Right This Minute

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Right This Minute
RightThisMinute logo 2014.jpg
Genre Viral video
Presented by Beth Troutman (2011-2015)
Christian Vera (2011-present)
Gayle Bass (2011-present)
Nick Calderone (2011-present)
Steven Fabian (2011–2014)
Oli Pettigrew (2014–present)
Bob Vila (March 2, 2015, while Christian Vera is on The People's Court)
Charity Bailey (2015-present)
Country of origin United States
Original language(s) English
No. of seasons 4
Executive producer(s) Lisa Hudson
Dennis O'Neill
Location(s) Phoenix, Arizona
Running time 30 minutes
Production company(s) MagicDust Television
Cox Media Group
Raycom Media
E. W. Scripps Company
Right This Minute, LLC
Distributor MGM Domestic Television Distribution (2013–present)
Original channel First-run syndication
Picture format 480i (SDTV)
1080i (HDTV)
Original release September 12, 2011 (2011-09-12) – present

RightThisMinute (alternately abbreviated as RTM) is an American syndicated television program that debuted on September 12, 2011. Produced by MagicDust Television in conjunction with television station groups Cox Media Group, Raycom Media and the E.W. Scripps Company, it is a daily half-hour program that features a serious and offbeat viral videos presented by a team of hosts. Full episodes of the show are also available on the show’s website, RightThisMinute.com.


The program showcases a broad mix of viral videos trending online as well as caught-on-tape footage of stories in the news; the videos are introduced by five hosts – currently Christian Vera, Gayle Bass (who also hosts the "Click Chick" feature segment on radio station 92.3 KTAR-FM in Phoenix, Arizona), Nick Calderone, Oli Pettigrew and Charity Bailey, as of 2015 – who also provide commentary on the videos being shown in each segment. In 2014, Steven Fabian left the show to work for the syndicated newsmagazine Inside Edition and on July 27th, 2015, Beth Troutman left the show as well to go work for WCNC-TV in Charlotte, NC to anchor for their weeknight 6 and 11pm newscasts, which leaves Nick, Gayle and Christian as the only original presenters, left on the program.

Videos typically shown on Right This Minute include dashcam and security camera footage of criminal acts and police pursuits; freak accidents; people and animals displaying interesting talents (with such videos of this particular type involving children and animals also being presented without commentary once or twice in some episodes, prefaced only by a title introduction by one of two female production staffers cuing the video by clapperboard); rescue footage; epic fails (such as extreme sports mishaps, and other various stunts that go wrong); humorous or dangerous stunts; practical jokes; parodies; and original user-created content culled from various user-submitted video websites (such as YouTube, LiveLeak, Break.com and eBaum's World) and sent directly to the program's website and mobile app. The program also features one or more interviews with those involved in a particular video in each episode.[1]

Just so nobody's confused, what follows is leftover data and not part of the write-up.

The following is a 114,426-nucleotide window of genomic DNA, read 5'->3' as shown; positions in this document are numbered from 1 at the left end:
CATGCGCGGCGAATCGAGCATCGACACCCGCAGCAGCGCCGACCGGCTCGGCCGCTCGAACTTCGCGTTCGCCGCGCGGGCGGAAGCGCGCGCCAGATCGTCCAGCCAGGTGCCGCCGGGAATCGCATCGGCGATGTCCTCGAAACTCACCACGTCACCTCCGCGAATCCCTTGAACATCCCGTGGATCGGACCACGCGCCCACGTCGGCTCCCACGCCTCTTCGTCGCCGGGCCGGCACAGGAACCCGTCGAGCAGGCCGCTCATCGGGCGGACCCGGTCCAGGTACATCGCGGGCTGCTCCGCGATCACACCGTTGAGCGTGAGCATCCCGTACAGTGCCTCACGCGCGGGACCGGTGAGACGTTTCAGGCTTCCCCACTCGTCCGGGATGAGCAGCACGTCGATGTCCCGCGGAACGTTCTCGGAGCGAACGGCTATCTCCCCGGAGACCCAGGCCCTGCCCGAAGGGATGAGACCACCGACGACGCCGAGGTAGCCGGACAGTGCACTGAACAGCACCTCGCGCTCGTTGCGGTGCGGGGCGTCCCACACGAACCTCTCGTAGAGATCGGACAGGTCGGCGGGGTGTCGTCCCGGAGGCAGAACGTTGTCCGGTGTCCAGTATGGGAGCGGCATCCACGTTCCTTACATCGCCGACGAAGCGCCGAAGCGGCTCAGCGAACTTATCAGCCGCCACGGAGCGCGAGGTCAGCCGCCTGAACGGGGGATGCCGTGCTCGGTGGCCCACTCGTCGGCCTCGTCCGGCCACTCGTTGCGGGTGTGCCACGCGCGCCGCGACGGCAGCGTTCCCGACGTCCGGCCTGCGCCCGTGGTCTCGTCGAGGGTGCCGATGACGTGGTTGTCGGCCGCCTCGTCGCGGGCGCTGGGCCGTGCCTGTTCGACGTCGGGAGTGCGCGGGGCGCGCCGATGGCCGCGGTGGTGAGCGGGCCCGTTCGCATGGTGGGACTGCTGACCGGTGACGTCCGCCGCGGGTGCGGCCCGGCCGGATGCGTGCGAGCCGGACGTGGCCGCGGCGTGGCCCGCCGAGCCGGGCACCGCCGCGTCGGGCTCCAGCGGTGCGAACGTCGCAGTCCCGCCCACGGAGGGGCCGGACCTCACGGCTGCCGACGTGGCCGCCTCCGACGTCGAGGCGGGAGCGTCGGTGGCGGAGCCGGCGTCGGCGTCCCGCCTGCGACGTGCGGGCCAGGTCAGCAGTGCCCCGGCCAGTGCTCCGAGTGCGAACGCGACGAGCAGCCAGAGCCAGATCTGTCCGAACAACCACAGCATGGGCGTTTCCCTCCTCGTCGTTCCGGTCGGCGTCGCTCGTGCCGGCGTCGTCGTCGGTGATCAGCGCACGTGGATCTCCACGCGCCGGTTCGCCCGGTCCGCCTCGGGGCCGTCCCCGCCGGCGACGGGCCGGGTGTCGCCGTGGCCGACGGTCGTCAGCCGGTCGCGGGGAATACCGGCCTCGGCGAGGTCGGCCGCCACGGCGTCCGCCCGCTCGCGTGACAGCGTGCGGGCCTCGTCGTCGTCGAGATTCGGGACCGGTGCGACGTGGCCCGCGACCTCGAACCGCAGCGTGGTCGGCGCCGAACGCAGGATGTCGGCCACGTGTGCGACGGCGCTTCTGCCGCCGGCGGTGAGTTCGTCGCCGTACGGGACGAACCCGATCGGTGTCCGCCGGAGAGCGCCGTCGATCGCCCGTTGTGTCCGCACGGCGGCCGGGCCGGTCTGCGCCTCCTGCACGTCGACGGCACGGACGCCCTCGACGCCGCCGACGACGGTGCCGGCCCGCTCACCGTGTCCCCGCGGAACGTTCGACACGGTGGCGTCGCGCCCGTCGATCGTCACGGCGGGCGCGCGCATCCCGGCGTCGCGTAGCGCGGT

Episodes initially were one hour long, but as a result of a revamp of the series' format in 2012, it began producing two half-hour episodes daily, as well as two half-hour "best of" editions on weekends featuring segments shown during the weekday broadcasts. Some stations carrying the program choose to air both daily half-hour episodes as a one-hour block, while others choose to air only one of the episodes or split them into different time slots.

Production and distribution[edit]

Right This Minute is syndicated to stations across the country. Originally, it aired only on stations owned by originating producers Cox Media Group, Raycom Media and the E. W. Scripps Company. In 2013, Magic Dust Television and the Raycom-Scripps-Cox constortium partnered with MGM Television to distribute the program to stations owned by other broadcasting companies. In April 2014, Fox Television Stations picked up RTM for broadcast on Fox's owned-and-operated stations in ten markets.[2] Through additional station distribution deals, the show's national clearances grew to approximately 91% of U.S. television markets as a Monday through Friday strip.[3] Rebroadcasts of the show aired on cable channel HLN from February to September 2014.

During its first season, Right This Minute was produced at the Walter Cronkite School of Journalism and Mass Communication at Arizona State University. The program moved its production and operations to its current home in the Ahwatukee, Arizona neighborhood of Phoenix.[4][1]


  1. ^ a b Kevin Downey (January 29, 2014). "Time Looks Right For 'Right This Minute'". TVNewsCheck. NewsCheck Media. Retrieved June 5, 2015. 
  2. ^ Kevin Downey (April 3, 2014). "'Right This Minute' Gets Fox Stations Pickup". TVNewsCheck. NewsCheck Media. 
  3. ^ Price Colman (February 4, 2015). "Raycom: Succeeding By Evolving, Innovating". TVNewsCheck. NewsCheck Media. Retrieved June 5, 2015. 
  4. ^ Kevin Downey (February 29, 2012). "'Right This Minute' Hopes Its Time Has Come". TVNewsCheck. NewsCheck Media. 

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